Rickets in Nairobi sunshine

Image from Daily Nation website

I wrote this article that was published in the Daily Nation newspapers today.

Rickets in the midst of plenty of sunshine by Tabitha Mwangi

It was a troubling article to write. It was hard to believe that in this day and age there are children suffering from such a preventable condition like rickets – and it was hard to hear the stories of women who are living so much below the poverty line that they can barely do much as their children deteriorate.

It is hard to imagine a world where a mother earns to little, she prioritizes rent and daycare for food – because she wants her children to be safe when she gets back. A choice of either feeding her child or sleeping out in the cold and she chooses the safety of her shack. It’s not even a choice really. Imagine the mental state of such women.

Kenya is slipping into a trap were we lack a sense of collective dignity.

If you have a lady who comes to clean your house and wash clothes once in a while – you can’s shove KSH 150 in her palm and smile and say bye. Just because you cannot see where she is coming from does not mean you can treat her like this. Where is your dignity if you can’t see your fellow human being and feel for her?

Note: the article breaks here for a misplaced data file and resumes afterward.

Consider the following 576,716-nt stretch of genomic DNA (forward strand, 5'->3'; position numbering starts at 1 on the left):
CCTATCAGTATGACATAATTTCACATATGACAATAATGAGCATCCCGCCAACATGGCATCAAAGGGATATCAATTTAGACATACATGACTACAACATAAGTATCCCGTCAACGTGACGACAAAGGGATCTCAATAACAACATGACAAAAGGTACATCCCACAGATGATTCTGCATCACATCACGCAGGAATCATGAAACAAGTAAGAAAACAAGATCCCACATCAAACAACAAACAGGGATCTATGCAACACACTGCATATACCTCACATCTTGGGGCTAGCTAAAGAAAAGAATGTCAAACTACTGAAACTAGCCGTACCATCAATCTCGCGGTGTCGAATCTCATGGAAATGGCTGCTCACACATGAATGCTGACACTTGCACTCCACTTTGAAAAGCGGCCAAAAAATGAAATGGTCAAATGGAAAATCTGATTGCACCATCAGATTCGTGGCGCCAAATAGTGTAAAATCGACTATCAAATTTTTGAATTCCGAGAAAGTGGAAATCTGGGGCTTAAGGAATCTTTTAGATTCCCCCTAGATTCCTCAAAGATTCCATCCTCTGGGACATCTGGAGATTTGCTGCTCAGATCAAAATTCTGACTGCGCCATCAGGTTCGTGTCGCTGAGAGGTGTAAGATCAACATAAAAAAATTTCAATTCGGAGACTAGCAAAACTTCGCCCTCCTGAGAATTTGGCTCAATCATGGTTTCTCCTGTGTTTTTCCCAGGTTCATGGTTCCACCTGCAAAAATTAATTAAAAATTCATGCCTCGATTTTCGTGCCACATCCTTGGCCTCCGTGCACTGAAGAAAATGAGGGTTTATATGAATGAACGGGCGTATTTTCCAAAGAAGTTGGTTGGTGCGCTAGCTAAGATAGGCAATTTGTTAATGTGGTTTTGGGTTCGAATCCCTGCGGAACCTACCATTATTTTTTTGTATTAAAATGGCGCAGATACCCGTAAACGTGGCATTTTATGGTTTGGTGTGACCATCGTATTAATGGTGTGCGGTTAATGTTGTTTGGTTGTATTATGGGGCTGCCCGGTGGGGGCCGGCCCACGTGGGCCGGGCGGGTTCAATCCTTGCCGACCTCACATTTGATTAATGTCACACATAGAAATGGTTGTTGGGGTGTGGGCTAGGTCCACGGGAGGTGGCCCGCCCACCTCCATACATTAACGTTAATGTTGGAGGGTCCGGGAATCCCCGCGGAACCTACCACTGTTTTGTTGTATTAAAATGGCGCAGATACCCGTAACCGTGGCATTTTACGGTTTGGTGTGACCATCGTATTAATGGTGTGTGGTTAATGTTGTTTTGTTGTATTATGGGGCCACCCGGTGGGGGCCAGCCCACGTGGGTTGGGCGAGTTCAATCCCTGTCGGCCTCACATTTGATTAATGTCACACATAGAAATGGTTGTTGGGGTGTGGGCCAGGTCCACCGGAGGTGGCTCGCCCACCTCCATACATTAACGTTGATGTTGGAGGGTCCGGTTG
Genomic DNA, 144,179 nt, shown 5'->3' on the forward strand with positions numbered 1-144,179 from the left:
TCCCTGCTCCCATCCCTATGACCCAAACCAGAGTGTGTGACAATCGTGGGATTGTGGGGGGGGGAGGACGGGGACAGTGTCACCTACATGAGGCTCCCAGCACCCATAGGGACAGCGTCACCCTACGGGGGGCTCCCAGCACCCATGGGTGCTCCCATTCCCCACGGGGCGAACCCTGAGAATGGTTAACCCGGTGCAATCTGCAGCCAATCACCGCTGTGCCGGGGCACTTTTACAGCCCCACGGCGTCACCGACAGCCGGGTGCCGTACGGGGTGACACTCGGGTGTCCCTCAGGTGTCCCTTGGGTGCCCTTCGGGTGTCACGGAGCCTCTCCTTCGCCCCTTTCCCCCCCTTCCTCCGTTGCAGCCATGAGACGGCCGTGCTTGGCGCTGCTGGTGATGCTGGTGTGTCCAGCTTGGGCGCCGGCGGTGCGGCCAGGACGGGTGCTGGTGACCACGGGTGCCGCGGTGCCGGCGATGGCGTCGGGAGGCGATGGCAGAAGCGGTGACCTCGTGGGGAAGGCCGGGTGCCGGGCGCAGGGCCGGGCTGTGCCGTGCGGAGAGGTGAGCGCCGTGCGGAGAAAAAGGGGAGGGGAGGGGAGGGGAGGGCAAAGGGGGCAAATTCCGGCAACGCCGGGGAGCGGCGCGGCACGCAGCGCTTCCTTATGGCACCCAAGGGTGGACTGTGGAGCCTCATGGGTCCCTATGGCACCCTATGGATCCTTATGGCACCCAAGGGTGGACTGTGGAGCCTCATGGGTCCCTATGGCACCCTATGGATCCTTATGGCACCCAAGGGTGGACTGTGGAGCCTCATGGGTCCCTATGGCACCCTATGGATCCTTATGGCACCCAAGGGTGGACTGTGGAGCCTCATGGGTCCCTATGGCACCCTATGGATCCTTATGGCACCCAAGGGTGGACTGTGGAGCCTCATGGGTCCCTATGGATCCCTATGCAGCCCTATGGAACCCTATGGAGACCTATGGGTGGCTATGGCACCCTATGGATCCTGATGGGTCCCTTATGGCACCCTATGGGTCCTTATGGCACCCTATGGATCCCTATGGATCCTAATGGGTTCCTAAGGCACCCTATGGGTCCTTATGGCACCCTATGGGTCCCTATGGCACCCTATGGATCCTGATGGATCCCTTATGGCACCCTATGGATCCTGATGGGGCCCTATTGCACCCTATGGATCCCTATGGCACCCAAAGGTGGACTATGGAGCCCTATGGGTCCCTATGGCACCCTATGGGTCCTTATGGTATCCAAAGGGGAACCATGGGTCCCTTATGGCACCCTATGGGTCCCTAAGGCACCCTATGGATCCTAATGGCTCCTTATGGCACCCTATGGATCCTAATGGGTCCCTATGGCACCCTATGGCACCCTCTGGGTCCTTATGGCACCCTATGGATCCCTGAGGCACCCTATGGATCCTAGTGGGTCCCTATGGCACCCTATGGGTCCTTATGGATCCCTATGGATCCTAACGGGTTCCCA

Her dignity is tied in to yours.

Of course, you can ask where is the man who has fathered these children – or be callous and ask why she had all these children in the first place. The children are here now, they are present and they need to live a life with dignity.

Since writing this story, I have not stopped hearing Tracy Chapman sing her song about people who live ‘on the waste and decay of the discards of their fellow men’…..

Tracey Chapman sings about a city underground

This song fits this situation. Rickets is a disease of people whose dignity has been stripped by extreme poverty, lack of exposure to the sun is a by product of this state.